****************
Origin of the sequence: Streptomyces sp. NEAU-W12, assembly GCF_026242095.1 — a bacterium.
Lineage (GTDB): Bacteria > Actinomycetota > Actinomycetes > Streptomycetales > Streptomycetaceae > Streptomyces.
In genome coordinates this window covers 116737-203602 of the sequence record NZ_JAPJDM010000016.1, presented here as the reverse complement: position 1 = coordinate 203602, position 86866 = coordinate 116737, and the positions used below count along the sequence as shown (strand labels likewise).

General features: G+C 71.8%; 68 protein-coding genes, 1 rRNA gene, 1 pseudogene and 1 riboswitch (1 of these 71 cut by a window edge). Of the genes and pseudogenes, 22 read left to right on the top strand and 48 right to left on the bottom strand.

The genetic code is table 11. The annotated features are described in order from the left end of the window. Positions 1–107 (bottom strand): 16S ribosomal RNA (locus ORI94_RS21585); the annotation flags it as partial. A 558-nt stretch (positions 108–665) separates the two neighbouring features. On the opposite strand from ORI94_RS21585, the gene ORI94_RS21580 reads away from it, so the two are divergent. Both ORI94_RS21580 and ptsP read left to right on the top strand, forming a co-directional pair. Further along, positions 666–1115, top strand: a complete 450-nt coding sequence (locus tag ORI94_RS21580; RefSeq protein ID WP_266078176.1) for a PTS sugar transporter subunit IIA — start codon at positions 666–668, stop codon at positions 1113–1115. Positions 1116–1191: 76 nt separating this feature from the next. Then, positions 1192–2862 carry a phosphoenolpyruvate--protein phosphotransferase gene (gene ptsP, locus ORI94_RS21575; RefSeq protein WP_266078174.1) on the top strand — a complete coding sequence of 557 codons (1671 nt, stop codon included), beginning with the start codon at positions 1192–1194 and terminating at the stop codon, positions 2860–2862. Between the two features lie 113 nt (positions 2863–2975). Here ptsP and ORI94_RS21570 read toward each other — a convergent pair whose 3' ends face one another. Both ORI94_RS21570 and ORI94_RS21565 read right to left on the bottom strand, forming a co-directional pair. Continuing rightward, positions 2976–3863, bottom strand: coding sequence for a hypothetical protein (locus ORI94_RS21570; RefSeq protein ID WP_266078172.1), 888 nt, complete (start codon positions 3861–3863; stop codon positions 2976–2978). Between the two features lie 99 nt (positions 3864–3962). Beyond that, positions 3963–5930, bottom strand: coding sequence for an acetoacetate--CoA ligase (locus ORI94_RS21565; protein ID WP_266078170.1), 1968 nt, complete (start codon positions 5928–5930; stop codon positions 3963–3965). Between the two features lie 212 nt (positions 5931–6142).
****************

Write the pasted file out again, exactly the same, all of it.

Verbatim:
Origin of the sequence: Streptomyces sp. NEAU-W12, assembly GCF_026242095.1 — a bacterium.
Lineage (GTDB): Bacteria > Actinomycetota > Actinomycetes > Streptomycetales > Streptomycetaceae > Streptomyces.
In genome coordinates this window covers 116737-203602 of the sequence record NZ_JAPJDM010000016.1, presented here as the reverse complement: position 1 = coordinate 203602, position 86866 = coordinate 116737, and the positions used below count along the sequence as shown (strand labels likewise).

General features: G+C 71.8%; 68 protein-coding genes, 1 rRNA gene, 1 pseudogene and 1 riboswitch (1 of these 71 cut by a window edge). Of the genes and pseudogenes, 22 read left to right on the top strand and 48 right to left on the bottom strand.

The genetic code is table 11. The annotated features are described in order from the left end of the window. Positions 1–107 (bottom strand): 16S ribosomal RNA (locus ORI94_RS21585); the annotation flags it as partial. A 558-nt stretch (positions 108–665) separates the two neighbouring features. On the opposite strand from ORI94_RS21585, the gene ORI94_RS21580 reads away from it, so the two are divergent. Both ORI94_RS21580 and ptsP read left to right on the top strand, forming a co-directional pair. Further along, positions 666–1115, top strand: a complete 450-nt coding sequence (locus tag ORI94_RS21580; RefSeq protein ID WP_266078176.1) for a PTS sugar transporter subunit IIA — start codon at positions 666–668, stop codon at positions 1113–1115. Positions 1116–1191: 76 nt separating this feature from the next. Then, positions 1192–2862 carry a phosphoenolpyruvate--protein phosphotransferase gene (gene ptsP, locus ORI94_RS21575; RefSeq protein WP_266078174.1) on the top strand — a complete coding sequence of 557 codons (1671 nt, stop codon included), beginning with the start codon at positions 1192–1194 and terminating at the stop codon, positions 2860–2862. Between the two features lie 113 nt (positions 2863–2975). Here ptsP and ORI94_RS21570 read toward each other — a convergent pair whose 3' ends face one another. Both ORI94_RS21570 and ORI94_RS21565 read right to left on the bottom strand, forming a co-directional pair. Continuing rightward, positions 2976–3863, bottom strand: coding sequence for a hypothetical protein (locus ORI94_RS21570; RefSeq protein ID WP_266078172.1), 888 nt, complete (start codon positions 3861–3863; stop codon positions 2976–2978). Between the two features lie 99 nt (positions 3864–3962). Beyond that, positions 3963–5930, bottom strand: coding sequence for an acetoacetate--CoA ligase (locus ORI94_RS21565; protein ID WP_266078170.1), 1968 nt, complete (start codon positions 5928–5930; stop codon positions 3963–3965). Between the two features lie 212 nt (positions 5931–6142).